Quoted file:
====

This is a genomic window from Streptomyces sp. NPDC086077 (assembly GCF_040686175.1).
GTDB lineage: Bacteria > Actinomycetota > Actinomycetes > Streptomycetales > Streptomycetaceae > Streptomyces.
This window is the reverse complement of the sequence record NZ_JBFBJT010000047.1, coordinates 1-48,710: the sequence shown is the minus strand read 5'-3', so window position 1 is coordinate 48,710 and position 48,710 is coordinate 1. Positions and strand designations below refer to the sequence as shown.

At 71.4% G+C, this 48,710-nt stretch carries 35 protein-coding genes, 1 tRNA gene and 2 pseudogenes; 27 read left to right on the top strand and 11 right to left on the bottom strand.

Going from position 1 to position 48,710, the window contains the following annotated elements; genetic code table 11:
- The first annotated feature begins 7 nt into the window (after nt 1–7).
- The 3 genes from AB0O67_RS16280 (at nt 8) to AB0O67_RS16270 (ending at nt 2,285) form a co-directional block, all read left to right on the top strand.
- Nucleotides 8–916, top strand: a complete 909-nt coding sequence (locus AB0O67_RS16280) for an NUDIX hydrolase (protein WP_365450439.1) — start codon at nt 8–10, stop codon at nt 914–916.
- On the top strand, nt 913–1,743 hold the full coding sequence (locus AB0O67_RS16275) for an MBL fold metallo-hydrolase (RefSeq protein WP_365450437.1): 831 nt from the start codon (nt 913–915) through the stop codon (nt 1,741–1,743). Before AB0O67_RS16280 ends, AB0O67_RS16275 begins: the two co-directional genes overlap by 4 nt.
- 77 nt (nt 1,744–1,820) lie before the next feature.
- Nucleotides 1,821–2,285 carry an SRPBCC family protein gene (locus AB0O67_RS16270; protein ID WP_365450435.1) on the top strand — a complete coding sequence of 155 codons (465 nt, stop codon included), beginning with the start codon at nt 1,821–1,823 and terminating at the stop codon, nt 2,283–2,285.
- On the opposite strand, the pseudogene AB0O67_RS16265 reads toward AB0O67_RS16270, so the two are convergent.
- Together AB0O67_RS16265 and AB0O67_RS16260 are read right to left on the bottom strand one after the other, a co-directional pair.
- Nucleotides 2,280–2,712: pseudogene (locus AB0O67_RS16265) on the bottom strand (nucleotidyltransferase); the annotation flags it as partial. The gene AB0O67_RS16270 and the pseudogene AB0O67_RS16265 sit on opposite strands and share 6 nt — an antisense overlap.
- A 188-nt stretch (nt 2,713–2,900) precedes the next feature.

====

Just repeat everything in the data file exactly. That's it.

This is a genomic window from Streptomyces sp. NPDC086077 (assembly GCF_040686175.1).
GTDB lineage: Bacteria > Actinomycetota > Actinomycetes > Streptomycetales > Streptomycetaceae > Streptomyces.
This window is the reverse complement of the sequence record NZ_JBFBJT010000047.1, coordinates 1-48,710: the sequence shown is the minus strand read 5'-3', so window position 1 is coordinate 48,710 and position 48,710 is coordinate 1. Positions and strand designations below refer to the sequence as shown.

At 71.4% G+C, this 48,710-nt stretch carries 35 protein-coding genes, 1 tRNA gene and 2 pseudogenes; 27 read left to right on the top strand and 11 right to left on the bottom strand.

Going from position 1 to position 48,710, the window contains the following annotated elements; genetic code table 11:
- The first annotated feature begins 7 nt into the window (after nt 1–7).
- The 3 genes from AB0O67_RS16280 (at nt 8) to AB0O67_RS16270 (ending at nt 2,285) form a co-directional block, all read left to right on the top strand.
- Nucleotides 8–916, top strand: a complete 909-nt coding sequence (locus AB0O67_RS16280) for an NUDIX hydrolase (protein WP_365450439.1) — start codon at nt 8–10, stop codon at nt 914–916.
- On the top strand, nt 913–1,743 hold the full coding sequence (locus AB0O67_RS16275) for an MBL fold metallo-hydrolase (RefSeq protein WP_365450437.1): 831 nt from the start codon (nt 913–915) through the stop codon (nt 1,741–1,743). Before AB0O67_RS16280 ends, AB0O67_RS16275 begins: the two co-directional genes overlap by 4 nt.
- 77 nt (nt 1,744–1,820) lie before the next feature.
- Nucleotides 1,821–2,285 carry an SRPBCC family protein gene (locus AB0O67_RS16270; protein ID WP_365450435.1) on the top strand — a complete coding sequence of 155 codons (465 nt, stop codon included), beginning with the start codon at nt 1,821–1,823 and terminating at the stop codon, nt 2,283–2,285.
- On the opposite strand, the pseudogene AB0O67_RS16265 reads toward AB0O67_RS16270, so the two are convergent.
- Together AB0O67_RS16265 and AB0O67_RS16260 are read right to left on the bottom strand one after the other, a co-directional pair.
- Nucleotides 2,280–2,712: pseudogene (locus AB0O67_RS16265) on the bottom strand (nucleotidyltransferase); the annotation flags it as partial. The gene AB0O67_RS16270 and the pseudogene AB0O67_RS16265 sit on opposite strands and share 6 nt — an antisense overlap.
- A 188-nt stretch (nt 2,713–2,900) precedes the next feature.